In late 1780s, James Madison wrote the first constitutional articulation of the right to privacy in the modern world which read as,
“The rights to be secured in their persons, their houses, their papers, and their other property, from all unreasonable searches and seizures, shall not be violated by warrants issued without probable cause, supported by oath or affirmation, or not particularly describing the places to be searched, or the persons or things to be seized.”
In 1791, a version of this articulation became the Fourth Amendment to the US Constitution. Since then, States the world over have struggled with the concept and its varied manifestations in daily administration, and the challenge is further vexed by technologies that encompass every aspect of individual life. We in India acknowledged privacy as an inherent feature of personal liberty under Article 21 of the Constitution through the Supreme Court’s ruling rendered in the Puttaswamy case in 2017. This decision sought to create a privacy regime which was protective of the State’s need for security, while ensuring that no unreasonable restrictions were placed upon personal liberty.
As such, privacy in India – as elsewhere – is not an absolute right and may be lawfully restricted for certain legitimate goals. What may constitute a “legitimate goal” for such restriction, is understood through the Supreme Court’s necessity and proportionality test. As such, privacy can only be limited when the State demonstrates a ‘critical need’ and even then, the restriction must be the least invasive of available options. While theoretically, this test accords with global best practices on the subject, any theoretical enunciation of privacy by itself is insufficient unless tested and implemented on the ground.
This can be achieved through a well-defined architecture for legal and common-sense State intervention that reduces uncertainty for both the State and citizens. Currently, State interventions for public order and national security (in the information technology domain) are implemented through three provisions of the Information Technology Act, 2000 (IT Act) – Sections 69, 69A, and 69B. These allow the State to break encryption (where technologically possible), conduct digital surveillance, and censor certain communications. However, little to no standards are provided under the IT Act for when these actions are legal – a clearly apparent omission. Thus, every order issued under these provisions ought to be individually reviewed. Countless orders therefore are rendered beyond review due to the impossibility of challenging each of them individually – an anathema for a fundamental right.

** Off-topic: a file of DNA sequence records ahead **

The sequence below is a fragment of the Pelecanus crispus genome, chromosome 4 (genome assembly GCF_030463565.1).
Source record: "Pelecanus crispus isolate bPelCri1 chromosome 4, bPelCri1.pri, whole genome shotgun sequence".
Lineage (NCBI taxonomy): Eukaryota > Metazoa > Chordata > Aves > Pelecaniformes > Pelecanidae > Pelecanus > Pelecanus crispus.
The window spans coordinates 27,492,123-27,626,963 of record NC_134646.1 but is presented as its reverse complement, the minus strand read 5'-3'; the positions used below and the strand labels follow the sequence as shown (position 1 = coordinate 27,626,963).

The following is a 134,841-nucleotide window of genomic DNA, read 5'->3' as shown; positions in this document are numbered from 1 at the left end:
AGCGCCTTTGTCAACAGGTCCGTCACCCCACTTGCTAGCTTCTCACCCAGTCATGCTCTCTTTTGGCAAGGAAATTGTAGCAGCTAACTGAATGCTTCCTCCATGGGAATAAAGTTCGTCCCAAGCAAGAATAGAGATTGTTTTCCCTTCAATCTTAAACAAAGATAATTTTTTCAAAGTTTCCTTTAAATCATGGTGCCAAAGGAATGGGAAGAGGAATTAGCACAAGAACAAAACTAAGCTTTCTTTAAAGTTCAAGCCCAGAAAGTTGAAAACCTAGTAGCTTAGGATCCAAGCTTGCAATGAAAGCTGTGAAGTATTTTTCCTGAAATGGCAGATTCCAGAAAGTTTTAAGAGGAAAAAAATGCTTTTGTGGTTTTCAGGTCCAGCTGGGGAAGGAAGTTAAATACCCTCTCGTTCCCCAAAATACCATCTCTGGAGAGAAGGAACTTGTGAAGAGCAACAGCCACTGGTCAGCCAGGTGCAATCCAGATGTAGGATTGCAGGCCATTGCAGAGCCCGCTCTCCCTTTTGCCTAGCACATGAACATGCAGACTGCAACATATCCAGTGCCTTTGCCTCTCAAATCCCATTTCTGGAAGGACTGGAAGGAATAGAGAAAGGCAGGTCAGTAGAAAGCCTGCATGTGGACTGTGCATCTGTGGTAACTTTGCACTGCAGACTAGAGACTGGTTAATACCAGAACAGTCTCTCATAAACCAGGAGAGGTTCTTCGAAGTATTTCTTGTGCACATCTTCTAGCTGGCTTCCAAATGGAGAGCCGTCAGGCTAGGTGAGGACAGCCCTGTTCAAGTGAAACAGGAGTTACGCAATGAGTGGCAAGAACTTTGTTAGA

Even from the State’s perspective, such an ad-hoc statutory regime does little to empower justifiable protections for national security. Cybersecurity experts have long lamented the lacunae in the country’s cyber defence system. Currently, CERT-In acts as an emergency response team against cyber threats but the agency has a grossly inadequate mandate and resources. Further, there is little specialized capacity with other agencies like the NIA or CBI to cover for its limitations. Major democracies around the world are fast building such capacity. Britain recently unveiled a cyber force within its intelligence architecture at the GCHQ to disrupt cybersecurity threats.
The need of the hour is for India to develop a self-contained code providing adequate authority to the State for securing justifiable security interests, while implementing all constitutionally envisaged checks and balances. Such a legislation would further enhance India’s expertise in responding to cyber security threats. India’s failure to achieve this despite a vibrant IT industry is baffling.
Speculatively, both the State and civil society may be at blame for the inordinate legal infrastructure in this domain since they are both unwilling to confront the challenge for fear of making the tough choices this entails. Clearly, this approach is counterproductive because a democratic conversation on these issues fosters more mature institutions. Consider the public debate in the US following Edward Snowden’s revelations of government surveillance. It prompted courts to declare parts of the NSA’s surveillance program unconstitutional, precluded renewal of offensive provisions of the PATRIOT Act; and spawned countless changes that have delivered sophisticated encryption technologies to common users as well. Resultantly, privacy rights for individuals have been strengthened. Even, the US government now acts with greater deliberation – the NSA for instance, voluntarily abandoned some of its surveillance programs. Despite that, in the 7+ years since the Snowden revelations, no terrorist attack has been attributed to these changes. Infact, US intelligence agencies have demonstrated a particularly stellar record of maintaining internal security, suggesting liberty and security are not necessarily contrarian ends.
A public discussion on the scope of the State’s authority has allowed the US to find an equilibrium. We concede that this is a dynamic equilibrium, and that changes in technology will require reconsideration of this conclusion. However, India currently inhabits the worst of both worlds – our security agencies operate in an ad-hoc institutional structure with vaguely defined authority, while the citizenry relies on abstract enunciations of fundamental rights with little practical relevance. This is an entirely avoidable situation. The time has come to recognize the complexity of our Information Technology ecosystem and devise sensible solutions for national security and protection of our fundamental liberties.